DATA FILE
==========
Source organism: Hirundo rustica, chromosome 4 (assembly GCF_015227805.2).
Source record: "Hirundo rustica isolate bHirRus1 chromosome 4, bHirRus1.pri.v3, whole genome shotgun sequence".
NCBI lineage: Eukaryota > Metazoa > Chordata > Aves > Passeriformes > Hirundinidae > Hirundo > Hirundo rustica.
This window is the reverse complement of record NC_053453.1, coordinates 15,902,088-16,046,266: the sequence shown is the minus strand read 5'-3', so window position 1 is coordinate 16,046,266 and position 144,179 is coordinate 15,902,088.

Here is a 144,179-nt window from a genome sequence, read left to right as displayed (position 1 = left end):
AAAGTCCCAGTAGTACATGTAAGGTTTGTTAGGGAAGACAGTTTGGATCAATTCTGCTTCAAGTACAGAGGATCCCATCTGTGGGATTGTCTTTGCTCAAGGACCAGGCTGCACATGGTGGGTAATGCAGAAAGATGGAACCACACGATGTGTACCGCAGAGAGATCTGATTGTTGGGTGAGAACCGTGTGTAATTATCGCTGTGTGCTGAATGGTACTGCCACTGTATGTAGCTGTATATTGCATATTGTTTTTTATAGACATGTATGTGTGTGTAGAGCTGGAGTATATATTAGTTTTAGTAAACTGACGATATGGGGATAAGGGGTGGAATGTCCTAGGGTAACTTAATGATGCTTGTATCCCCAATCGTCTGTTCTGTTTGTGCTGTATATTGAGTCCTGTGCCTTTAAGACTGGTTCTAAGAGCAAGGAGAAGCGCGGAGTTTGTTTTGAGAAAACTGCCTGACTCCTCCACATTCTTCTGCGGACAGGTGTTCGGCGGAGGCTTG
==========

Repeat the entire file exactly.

Source organism: Hirundo rustica, chromosome 4 (assembly GCF_015227805.2).
Source record: "Hirundo rustica isolate bHirRus1 chromosome 4, bHirRus1.pri.v3, whole genome shotgun sequence".
NCBI lineage: Eukaryota > Metazoa > Chordata > Aves > Passeriformes > Hirundinidae > Hirundo > Hirundo rustica.
This window is the reverse complement of record NC_053453.1, coordinates 15,902,088-16,046,266: the sequence shown is the minus strand read 5'-3', so window position 1 is coordinate 16,046,266 and position 144,179 is coordinate 15,902,088.

Here is a 144,179-nt window from a genome sequence, read left to right as displayed (position 1 = left end):
AAAGTCCCAGTAGTACATGTAAGGTTTGTTAGGGAAGACAGTTTGGATCAATTCTGCTTCAAGTACAGAGGATCCCATCTGTGGGATTGTCTTTGCTCAAGGACCAGGCTGCACATGGTGGGTAATGCAGAAAGATGGAACCACACGATGTGTACCGCAGAGAGATCTGATTGTTGGGTGAGAACCGTGTGTAATTATCGCTGTGTGCTGAATGGTACTGCCACTGTATGTAGCTGTATATTGCATATTGTTTTTTATAGACATGTATGTGTGTGTAGAGCTGGAGTATATATTAGTTTTAGTAAACTGACGATATGGGGATAAGGGGTGGAATGTCCTAGGGTAACTTAATGATGCTTGTATCCCCAATCGTCTGTTCTGTTTGTGCTGTATATTGAGTCCTGTGCCTTTAAGACTGGTTCTAAGAGCAAGGAGAAGCGCGGAGTTTGTTTTGAGAAAACTGCCTGACTCCTCCACATTCTTCTGCGGACAGGTGTTCGGCGGAGGCTTG